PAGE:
They Have a Life in Them

From “The New Works of the Gospel,” Parochial and Plain Sermons (1840)

Nothing is more clearly stated, or more strongly insisted on, by St. Paul, than the new creation, or second beginning, or regeneration, of the world, which has been vouchsafed in Christ. It had been announced in prophecy. “Behold, I create new heavens and a new earth; and the former shall not be remembered, nor come into mind.” Again: “Behold, the days come, saith the Lord, that I will make a new covenant with the house of Israel and with the house of Judah … I will put my law in their inward parts and write it in their hearts; I will be their God, and they shall be my people.” And again: “A new heart will I give you, and a new spirit will I put within you; and I will take away the stony heart out of your flesh, and I will give you a heart of flesh. And I will put my Spirit within you, and cause you to walk in My statutes, and ye shall keep my judgments and do them.” (Isa 65:17; Jer 31:31-33; Ezek. 37:26-27)

In the text, St. Paul declares the fulfilment of these promises in the Gospel. “If anyone is in Christ, he is a new creature; old things are passed away,” as the heavens and earth shall pass away, at the end of the world; “behold, all things are become new.” And hence Paul calls Christ, not only “the image of the invisible God,” but also “the first-born of every creature;” or, as Christ calls himself in the book of Revelation, “the beginning of the creation of God” (Col 1:15; Rev 3:14) …

The heathen had temples; the Jews had a temple; and our Lord said to the Samaritan woman, that the hour was coming when the true worshippers should worship, not in the temple at Jerusalem, but “in spirit and in truth.” But this did not mean that there were to be no Christian temples, or churches, as we call them; at least it has never been taken so to mean. All it would seem to mean is, that the Jewish temple is not like a Christian temple, but differs in some essential points…

[Regarding the statement about old things passing away and making all things new] by all things being “new” is meant that they are renewed; by “old things passing away” is meant that they are changed. The substance remains; the form, mode, quality, and circumstances are different and more excellent. Religion has still forms, ordinances, precepts, mysteries, duties, assemblies, festivals, and temples as of old time; but, whereas all these were dead and carnal before, now, since Christ came, they have a life in them. Christ has brought life to the world; he has given life to religion; he has made everything spiritual and true by his touch, full of virtue, full of grace, full of power: so that ordinances, works, forms, which before were unprofitable, now, by the inward meritorious influence of his blood imparted to them, avail for our salvation…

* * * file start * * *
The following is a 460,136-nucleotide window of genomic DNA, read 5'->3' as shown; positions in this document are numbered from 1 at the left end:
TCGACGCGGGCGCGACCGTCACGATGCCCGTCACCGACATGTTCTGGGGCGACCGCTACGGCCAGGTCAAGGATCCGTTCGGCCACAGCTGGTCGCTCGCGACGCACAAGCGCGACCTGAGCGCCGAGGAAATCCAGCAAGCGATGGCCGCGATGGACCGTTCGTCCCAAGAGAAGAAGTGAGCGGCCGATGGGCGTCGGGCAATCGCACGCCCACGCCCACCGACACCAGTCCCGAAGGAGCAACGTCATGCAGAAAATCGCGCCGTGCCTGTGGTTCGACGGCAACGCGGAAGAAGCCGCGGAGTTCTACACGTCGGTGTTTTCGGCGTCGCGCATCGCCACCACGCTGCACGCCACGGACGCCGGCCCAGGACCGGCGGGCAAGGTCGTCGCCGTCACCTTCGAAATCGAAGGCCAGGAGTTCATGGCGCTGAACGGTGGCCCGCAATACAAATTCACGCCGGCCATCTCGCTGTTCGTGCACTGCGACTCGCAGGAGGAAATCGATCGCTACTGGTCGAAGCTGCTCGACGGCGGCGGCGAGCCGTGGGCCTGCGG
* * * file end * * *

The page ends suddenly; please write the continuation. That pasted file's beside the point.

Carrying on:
And, lastly, hereby we see why justification must be of faith: because, as Christ, by means of his Spirit, makes a new beginning in us, so faith, on our part, receives that new beginning, and cooperates with Christ. And it is the only principle which can do this: for as things spiritual are unseen, so faith is in its very nature that which apprehends and uses things unseen. We renounce our old unprofitable righteousness, which is from Adam, and accept, through faith, that new righteousness which is imparted by the Spirit; or, in St. Paul’s words, “we, through the Spirit, wait for the hope of righteousness by faith.”

To conclude. Let us think much, and make much, of the grace of God; let us beware of receiving it in vain; let us pray God to prosper it in our hearts, that we may bring forth much fruit. We see how grace wrought in St. Paul: it made him labor, suffer, and work righteousness almost above man’s nature. This was not his own doing; it was not through his own power. He says himself, “Yet not I, but the grace of God which was in me.” God’s grace was “sufficient for him.” It was its triumph in him, that it made him quite another man from what he was before. May God’s grace be efficacious in us also. Let us aim at doing nothing in a dead way; let us beware of dead works, dead forms, dead professions. Let us pray to be filled with the spirit of love. Let us come to church joyfully; let us partake the Holy Communion adoringly; let us pray sincerely; let us work cheerfully; let us suffer thankfully; let us throw our heart into all we think, say, and do; and may it be a spiritual heart! This is to be a new creature in Christ; this is to walk by faith.

St. John Henry Newman (1801-1890) was among the most widely influential English theologians of the nineteenth century. One of the principal leaders of Anglicanism’s Catholic revival at Oxford in the 1830’s, he became a Roman Catholic in 1845, and was an Oratorian for the remainder of his life. He was made a cardinal shortly before his death and was canonized by the Roman Catholic Church in 2019. His Parochial and Plain Sermons, first published in 1863, were written in his years as an Anglican priest, while serving as vicar of Oxford’s Church of Saint Mary the Virgin. His feast day on the Roman Calendar is October 9 and he is commemorated on other days on the liturgical calendars of several Anglican Churches.

 

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